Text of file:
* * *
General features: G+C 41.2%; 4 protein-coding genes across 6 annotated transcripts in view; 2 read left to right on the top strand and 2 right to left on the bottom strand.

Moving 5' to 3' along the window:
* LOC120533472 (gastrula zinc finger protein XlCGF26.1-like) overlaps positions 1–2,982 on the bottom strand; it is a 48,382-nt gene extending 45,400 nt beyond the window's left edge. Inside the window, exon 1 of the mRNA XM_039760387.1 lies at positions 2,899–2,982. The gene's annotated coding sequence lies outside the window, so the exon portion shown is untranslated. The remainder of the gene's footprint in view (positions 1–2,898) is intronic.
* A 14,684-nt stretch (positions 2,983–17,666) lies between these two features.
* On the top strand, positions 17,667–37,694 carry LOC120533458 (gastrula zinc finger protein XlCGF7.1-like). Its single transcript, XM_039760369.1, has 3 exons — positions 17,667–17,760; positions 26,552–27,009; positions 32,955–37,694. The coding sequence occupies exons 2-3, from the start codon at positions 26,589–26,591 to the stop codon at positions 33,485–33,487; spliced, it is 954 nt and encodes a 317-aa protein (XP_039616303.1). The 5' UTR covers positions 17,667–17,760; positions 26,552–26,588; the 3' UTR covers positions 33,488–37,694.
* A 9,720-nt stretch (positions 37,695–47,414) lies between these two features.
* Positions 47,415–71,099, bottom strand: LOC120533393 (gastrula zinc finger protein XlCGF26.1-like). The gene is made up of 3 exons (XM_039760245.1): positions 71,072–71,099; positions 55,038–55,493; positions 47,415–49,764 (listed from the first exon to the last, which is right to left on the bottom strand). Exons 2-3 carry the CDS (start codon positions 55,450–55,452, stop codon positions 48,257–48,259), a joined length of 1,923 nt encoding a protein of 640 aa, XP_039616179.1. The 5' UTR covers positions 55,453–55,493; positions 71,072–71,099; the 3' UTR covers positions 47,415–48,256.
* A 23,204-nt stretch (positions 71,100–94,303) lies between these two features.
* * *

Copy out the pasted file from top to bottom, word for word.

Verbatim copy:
General features: G+C 41.2%; 4 protein-coding genes across 6 annotated transcripts in view; 2 read left to right on the top strand and 2 right to left on the bottom strand.

Moving 5' to 3' along the window:
* LOC120533472 (gastrula zinc finger protein XlCGF26.1-like) overlaps positions 1–2,982 on the bottom strand; it is a 48,382-nt gene extending 45,400 nt beyond the window's left edge. Inside the window, exon 1 of the mRNA XM_039760387.1 lies at positions 2,899–2,982. The gene's annotated coding sequence lies outside the window, so the exon portion shown is untranslated. The remainder of the gene's footprint in view (positions 1–2,898) is intronic.
* A 14,684-nt stretch (positions 2,983–17,666) lies between these two features.
* On the top strand, positions 17,667–37,694 carry LOC120533458 (gastrula zinc finger protein XlCGF7.1-like). Its single transcript, XM_039760369.1, has 3 exons — positions 17,667–17,760; positions 26,552–27,009; positions 32,955–37,694. The coding sequence occupies exons 2-3, from the start codon at positions 26,589–26,591 to the stop codon at positions 33,485–33,487; spliced, it is 954 nt and encodes a 317-aa protein (XP_039616303.1). The 5' UTR covers positions 17,667–17,760; positions 26,552–26,588; the 3' UTR covers positions 33,488–37,694.
* A 9,720-nt stretch (positions 37,695–47,414) lies between these two features.
* Positions 47,415–71,099, bottom strand: LOC120533393 (gastrula zinc finger protein XlCGF26.1-like). The gene is made up of 3 exons (XM_039760245.1): positions 71,072–71,099; positions 55,038–55,493; positions 47,415–49,764 (listed from the first exon to the last, which is right to left on the bottom strand). Exons 2-3 carry the CDS (start codon positions 55,450–55,452, stop codon positions 48,257–48,259), a joined length of 1,923 nt encoding a protein of 640 aa, XP_039616179.1. The 5' UTR covers positions 55,453–55,493; positions 71,072–71,099; the 3' UTR covers positions 47,415–48,256.
* A 23,204-nt stretch (positions 71,100–94,303) lies between these two features.